£9 million fund for local authorities to tackle air pollution

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New round of Air Quality Grants for local authorities opens to benefit communities and reduce the impact of polluted air on people’s health.

Local projects to improve air quality across England will get a £7 million funding boost this year, the government confirmed today, as applications opened for this year’s scheme.

The government’s Air Quality Grant helps councils develop and implement measures to benefit schools, businesses and communities and reduce the impact of polluted air on people’s health.

At least £1 million of the £9 million available this year will be dedicated to projects to improve public awareness in local communities about the risks of air pollution, following a recommendation in the Coroner’s Prevention of Future Deaths report after the tragic death of Ella Kissi-Debrah in 2013.

Environment Minister Rebecca Pow said, “Air quality has improved significantly since 2010 but still poses enormous health risks, which is why we are boosting our funding to local authorities to help them take action.

“This is part of the Government’s wider strategy to tackle air quality. Our landmark Environment Bill places a duty on us to set at least two air quality targets by October 2022, including an ambitious, legally-binding target to reduce fine particulate matter – the most damaging pollutant to human health.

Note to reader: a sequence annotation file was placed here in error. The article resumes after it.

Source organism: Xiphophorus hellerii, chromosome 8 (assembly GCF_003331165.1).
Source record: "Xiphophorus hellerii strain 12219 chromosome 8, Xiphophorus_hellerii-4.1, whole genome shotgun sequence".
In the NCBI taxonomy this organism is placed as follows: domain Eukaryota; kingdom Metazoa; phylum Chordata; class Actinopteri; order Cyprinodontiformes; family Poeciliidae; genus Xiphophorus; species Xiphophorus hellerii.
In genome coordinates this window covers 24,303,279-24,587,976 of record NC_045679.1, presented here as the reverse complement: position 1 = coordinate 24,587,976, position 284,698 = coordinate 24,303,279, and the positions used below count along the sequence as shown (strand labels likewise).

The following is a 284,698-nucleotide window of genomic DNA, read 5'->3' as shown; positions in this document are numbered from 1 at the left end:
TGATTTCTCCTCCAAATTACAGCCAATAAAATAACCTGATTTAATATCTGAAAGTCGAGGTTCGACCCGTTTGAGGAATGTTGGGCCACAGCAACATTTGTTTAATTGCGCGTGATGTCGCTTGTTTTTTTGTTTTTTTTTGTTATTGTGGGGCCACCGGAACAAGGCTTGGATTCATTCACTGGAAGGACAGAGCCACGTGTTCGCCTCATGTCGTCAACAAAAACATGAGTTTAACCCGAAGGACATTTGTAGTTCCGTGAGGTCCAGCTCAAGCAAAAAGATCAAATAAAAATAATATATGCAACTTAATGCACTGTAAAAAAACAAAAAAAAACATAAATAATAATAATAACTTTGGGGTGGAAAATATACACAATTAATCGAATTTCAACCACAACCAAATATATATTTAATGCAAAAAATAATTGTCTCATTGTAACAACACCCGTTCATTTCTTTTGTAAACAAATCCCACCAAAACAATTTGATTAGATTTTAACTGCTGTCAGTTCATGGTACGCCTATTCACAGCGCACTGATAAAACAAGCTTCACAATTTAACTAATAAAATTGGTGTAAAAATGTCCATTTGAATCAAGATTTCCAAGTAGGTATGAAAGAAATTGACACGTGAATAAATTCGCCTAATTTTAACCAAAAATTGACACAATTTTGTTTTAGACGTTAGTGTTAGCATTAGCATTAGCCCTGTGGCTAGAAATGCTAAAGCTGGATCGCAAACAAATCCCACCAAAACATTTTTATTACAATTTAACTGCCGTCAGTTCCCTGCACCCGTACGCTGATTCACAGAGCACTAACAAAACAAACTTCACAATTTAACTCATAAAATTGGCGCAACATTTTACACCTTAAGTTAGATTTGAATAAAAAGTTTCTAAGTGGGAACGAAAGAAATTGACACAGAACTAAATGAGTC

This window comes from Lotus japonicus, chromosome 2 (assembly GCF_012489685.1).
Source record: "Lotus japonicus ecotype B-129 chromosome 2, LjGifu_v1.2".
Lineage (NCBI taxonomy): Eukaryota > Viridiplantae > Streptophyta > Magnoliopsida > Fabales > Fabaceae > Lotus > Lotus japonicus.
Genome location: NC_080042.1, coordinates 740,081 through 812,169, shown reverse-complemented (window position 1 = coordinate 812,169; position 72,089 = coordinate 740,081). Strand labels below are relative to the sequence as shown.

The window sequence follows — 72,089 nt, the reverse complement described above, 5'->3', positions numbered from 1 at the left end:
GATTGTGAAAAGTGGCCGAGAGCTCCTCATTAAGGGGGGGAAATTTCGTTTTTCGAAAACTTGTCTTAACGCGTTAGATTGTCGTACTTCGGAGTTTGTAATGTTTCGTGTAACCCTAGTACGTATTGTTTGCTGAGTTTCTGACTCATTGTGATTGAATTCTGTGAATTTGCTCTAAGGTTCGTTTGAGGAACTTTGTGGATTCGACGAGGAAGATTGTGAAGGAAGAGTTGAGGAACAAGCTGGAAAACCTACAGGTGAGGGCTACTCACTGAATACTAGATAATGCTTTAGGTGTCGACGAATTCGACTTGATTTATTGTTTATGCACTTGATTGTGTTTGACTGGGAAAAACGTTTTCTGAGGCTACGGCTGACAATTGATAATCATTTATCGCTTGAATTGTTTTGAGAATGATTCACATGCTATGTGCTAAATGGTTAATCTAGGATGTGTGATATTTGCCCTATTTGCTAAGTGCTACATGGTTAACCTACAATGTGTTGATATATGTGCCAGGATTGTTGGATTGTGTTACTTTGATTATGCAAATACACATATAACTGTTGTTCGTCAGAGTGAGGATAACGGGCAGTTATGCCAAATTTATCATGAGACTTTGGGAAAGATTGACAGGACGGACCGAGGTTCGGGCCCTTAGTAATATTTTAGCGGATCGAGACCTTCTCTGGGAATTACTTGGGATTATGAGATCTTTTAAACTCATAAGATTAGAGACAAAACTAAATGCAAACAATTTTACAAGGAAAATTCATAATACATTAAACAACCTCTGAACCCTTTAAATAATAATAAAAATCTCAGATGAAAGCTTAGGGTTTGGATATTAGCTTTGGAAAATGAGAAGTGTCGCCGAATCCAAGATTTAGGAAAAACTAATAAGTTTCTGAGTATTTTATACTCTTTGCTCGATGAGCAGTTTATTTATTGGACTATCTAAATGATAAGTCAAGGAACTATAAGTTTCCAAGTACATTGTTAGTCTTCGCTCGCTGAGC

“We know local authorities are best placed to address the issues they face in their areas. We look forward to receiving innovative ideas for ways to reduce emissions, help communities understand how they can limit their exposure to air pollution, and promote cleaner, greener alternatives.”

Since it was established, the Air Quality Grant scheme has awarded almost £70 million to a variety of projects, including a digital education package to teach children and parents about the health impacts of particulate matter and nitrogen dioxide, the development of a community website to share air quality information and raise awareness with local residents and visitors, and a project to highlight the air quality issues that surround domestic burning.


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Written by

Deirdre Tynan

Deirdre Tynan is an award-winning journalist who enjoys bringing the best in news reporting to Spain’s largest English-language newspaper, Euro Weekly News. She has previously worked at The Mirror, Ireland on Sunday and for news agencies, media outlets and international organisations in America, Europe and Asia. A huge fan of British politics and newspapers, Deirdre is equally fascinated by the political scene in Madrid and Sevilla. She moved to Spain in 2018 and is based in Jaen.

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